Having to keep running on empty is a good description here. The novelty has definitely worn off.

The untouched will come back with wisdom such as "Hang in there. Spring is coming. It is just around the corner." But the snow falling just seems to represent more of an avalanche to me. I feel like I am being buried alive. I've been through a number of winters and springs now. Yes, the spring returns but eventually so do the snowstorms. This is becoming more depressing than I'd thought it would. Sorry for the discouraging imagery.

I tried to plan for this winter onslaught by doing my running around yesterday. The nursing home facility I visited and applied at actually expressed some interest in hiring me. But the big boss wasn't there so they couldn't make an offer. I knew that I'd be cooped up inside today and have given myself permission to take some time off to knit a heart as a decoration for the door. I will bake a chocolate chip coffee cake for the boys. Tonight I am making a dinner I always make on snow days. Pure comfort food and it will use those 99 cent chicken cutlets I just bought. You mix a box of Stove Top Stuffing with the turkey or chicken, add sour cream, a can of cream of chicken soup and some frozen vegetables. Bake at 350 - the recipe can be located at Stove Top's web site. It also used to be on the back of the box but since I am only buying off-brand items these days I'm not sure if it is still there!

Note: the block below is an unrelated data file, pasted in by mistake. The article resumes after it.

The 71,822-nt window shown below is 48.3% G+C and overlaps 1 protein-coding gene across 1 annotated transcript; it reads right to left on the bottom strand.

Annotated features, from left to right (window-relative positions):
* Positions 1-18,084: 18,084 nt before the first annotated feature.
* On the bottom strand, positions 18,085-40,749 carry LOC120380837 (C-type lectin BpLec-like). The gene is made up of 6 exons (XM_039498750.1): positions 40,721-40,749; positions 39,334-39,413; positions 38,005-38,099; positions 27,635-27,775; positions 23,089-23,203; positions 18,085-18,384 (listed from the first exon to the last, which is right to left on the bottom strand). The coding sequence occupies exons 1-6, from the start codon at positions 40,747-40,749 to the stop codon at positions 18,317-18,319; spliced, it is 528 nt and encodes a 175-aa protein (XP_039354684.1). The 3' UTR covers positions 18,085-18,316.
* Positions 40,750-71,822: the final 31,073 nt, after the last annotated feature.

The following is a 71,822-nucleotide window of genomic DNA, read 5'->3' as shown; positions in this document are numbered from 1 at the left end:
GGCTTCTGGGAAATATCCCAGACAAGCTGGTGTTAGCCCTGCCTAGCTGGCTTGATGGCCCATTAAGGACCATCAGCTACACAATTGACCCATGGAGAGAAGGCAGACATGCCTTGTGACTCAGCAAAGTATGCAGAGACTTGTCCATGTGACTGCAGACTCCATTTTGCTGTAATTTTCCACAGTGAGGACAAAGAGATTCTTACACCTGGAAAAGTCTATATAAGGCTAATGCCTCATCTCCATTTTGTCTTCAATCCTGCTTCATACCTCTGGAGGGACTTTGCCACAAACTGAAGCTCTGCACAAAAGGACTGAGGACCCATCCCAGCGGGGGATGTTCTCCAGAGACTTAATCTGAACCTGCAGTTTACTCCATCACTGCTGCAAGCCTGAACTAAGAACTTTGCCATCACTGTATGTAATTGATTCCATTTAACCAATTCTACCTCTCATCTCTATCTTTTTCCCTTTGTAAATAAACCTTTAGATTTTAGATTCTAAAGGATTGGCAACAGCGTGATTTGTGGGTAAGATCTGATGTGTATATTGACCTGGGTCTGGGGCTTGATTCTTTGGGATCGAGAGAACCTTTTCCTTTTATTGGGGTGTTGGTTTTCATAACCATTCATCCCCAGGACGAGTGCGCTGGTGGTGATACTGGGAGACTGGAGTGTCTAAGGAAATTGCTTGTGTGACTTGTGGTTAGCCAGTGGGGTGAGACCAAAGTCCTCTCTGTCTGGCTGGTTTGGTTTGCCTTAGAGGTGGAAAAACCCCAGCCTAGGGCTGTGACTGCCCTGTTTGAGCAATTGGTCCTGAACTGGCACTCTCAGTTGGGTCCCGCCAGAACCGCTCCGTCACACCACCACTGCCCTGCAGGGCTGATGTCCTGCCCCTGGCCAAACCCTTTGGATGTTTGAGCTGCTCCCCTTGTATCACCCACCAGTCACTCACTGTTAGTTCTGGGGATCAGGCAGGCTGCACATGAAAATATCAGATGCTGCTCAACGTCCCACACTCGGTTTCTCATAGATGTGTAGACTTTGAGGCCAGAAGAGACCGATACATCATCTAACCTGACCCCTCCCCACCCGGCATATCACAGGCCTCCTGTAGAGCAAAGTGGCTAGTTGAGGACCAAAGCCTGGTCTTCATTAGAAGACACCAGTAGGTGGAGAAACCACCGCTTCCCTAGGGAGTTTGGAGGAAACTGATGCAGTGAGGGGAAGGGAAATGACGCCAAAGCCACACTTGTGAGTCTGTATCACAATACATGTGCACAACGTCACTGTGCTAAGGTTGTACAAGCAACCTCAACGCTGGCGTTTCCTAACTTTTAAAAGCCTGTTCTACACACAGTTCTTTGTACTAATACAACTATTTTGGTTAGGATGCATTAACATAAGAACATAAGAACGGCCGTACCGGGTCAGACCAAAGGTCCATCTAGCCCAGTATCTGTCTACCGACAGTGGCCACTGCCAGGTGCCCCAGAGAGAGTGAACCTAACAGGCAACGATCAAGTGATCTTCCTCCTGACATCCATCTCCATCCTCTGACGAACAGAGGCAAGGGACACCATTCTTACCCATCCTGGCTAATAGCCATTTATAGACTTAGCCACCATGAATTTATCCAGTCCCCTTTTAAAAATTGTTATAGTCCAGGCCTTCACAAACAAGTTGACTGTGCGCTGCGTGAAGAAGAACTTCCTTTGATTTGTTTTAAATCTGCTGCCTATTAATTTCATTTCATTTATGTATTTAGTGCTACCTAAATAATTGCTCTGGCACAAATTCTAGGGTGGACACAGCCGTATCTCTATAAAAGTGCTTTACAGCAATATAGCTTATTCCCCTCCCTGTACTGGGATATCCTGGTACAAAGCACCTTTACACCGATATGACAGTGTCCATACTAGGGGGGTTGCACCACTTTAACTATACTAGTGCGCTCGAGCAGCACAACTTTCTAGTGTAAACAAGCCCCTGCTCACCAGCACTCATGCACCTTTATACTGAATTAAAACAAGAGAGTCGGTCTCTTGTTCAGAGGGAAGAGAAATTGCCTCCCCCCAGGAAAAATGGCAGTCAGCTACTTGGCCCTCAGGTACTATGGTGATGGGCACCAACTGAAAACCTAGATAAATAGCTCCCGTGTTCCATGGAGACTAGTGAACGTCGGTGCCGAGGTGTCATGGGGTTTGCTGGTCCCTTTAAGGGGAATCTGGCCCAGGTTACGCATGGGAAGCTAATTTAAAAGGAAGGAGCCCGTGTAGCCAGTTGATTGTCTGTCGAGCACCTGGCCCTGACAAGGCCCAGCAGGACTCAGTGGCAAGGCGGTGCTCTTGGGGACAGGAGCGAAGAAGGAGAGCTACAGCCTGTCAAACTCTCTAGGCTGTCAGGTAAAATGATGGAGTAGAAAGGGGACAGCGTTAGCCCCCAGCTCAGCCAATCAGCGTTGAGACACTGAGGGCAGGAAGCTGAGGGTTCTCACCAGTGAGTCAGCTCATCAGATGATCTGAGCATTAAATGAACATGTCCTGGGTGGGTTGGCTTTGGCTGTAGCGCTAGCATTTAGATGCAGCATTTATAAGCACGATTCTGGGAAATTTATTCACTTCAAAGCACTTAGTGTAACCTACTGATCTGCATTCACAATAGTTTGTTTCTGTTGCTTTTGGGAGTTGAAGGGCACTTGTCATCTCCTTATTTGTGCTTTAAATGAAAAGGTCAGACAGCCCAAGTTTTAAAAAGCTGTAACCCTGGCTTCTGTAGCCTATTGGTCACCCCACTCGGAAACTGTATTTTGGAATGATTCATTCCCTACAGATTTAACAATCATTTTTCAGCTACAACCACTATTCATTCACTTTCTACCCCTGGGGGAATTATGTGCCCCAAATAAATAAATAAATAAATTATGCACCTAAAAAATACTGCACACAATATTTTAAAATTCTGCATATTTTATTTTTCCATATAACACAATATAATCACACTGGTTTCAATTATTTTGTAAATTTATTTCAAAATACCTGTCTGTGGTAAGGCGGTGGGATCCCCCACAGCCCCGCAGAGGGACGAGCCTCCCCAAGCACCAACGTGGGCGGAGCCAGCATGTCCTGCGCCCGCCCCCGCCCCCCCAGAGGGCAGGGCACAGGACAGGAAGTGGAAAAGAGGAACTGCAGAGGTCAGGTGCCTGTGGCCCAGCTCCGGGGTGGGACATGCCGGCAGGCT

I am making this dish for myself since the boys aren't that fond of it. It is comfort food I enjoy. I am giving myself some scheduled time off today to knit because I know I am depleted, tired and have reached a point where the snowstorms are making me a little stir crazy! I suppose that is the moral of this winter tale. We have no choice but to face the snow falling. Spring is still pretty far off in the distance. Until it arrives, it is up to us to carve out little pockets of thaw in our lives in whatever ways we can. For me, that involves cooking, baking, food, reading and knitting.
For all of those who are facing winter snowstorms that were never predicted and blew into your life with such force and intensity you were knocked off your feet, you have my sympathy and compassion as we all pick up our snow shovels to face the blinding winds yet another time!

Today I am grateful:

1. For snow plows.
2. For meteorologists.
3. For the National Weather Service.
4. For weather predictions so accurate they can advise you when the first flakes will actually start falling.
5. For instant stuffing mix and all other convenience foods someone had to invent way back that do make our lives easier.

Monday, February 8, 2010

The Bacon That Got Away

Melaka very kindly responded to my last post by suggesting I check out the Angel Food Ministries at I had not heard of this organization. They have local host sites that package fresh foods which you order online in advance and then pickup on a certain date. There is a menu for each month and it looks like you need to place your order by mid-month to be able to pick up your selections by the end of the month. There are great deals on meat packages (approx. $32.00 a box) but because we do not eat beef it would not be beneficial for me to order one. So I checked out the fresh fruit and vegetables. Here is this month's box at a cost of $22.00:

3 lbs. oranges
2 lbs. red delicious apples
1 lb. plums
4 pears
4 Fuji apples
2 grapefruit
6 small boxes rasins
3 lbs. red potatoes
2 lbs. onions
1 head green cabbage
1 lb. baby carrots
1 lb. dried pinto beans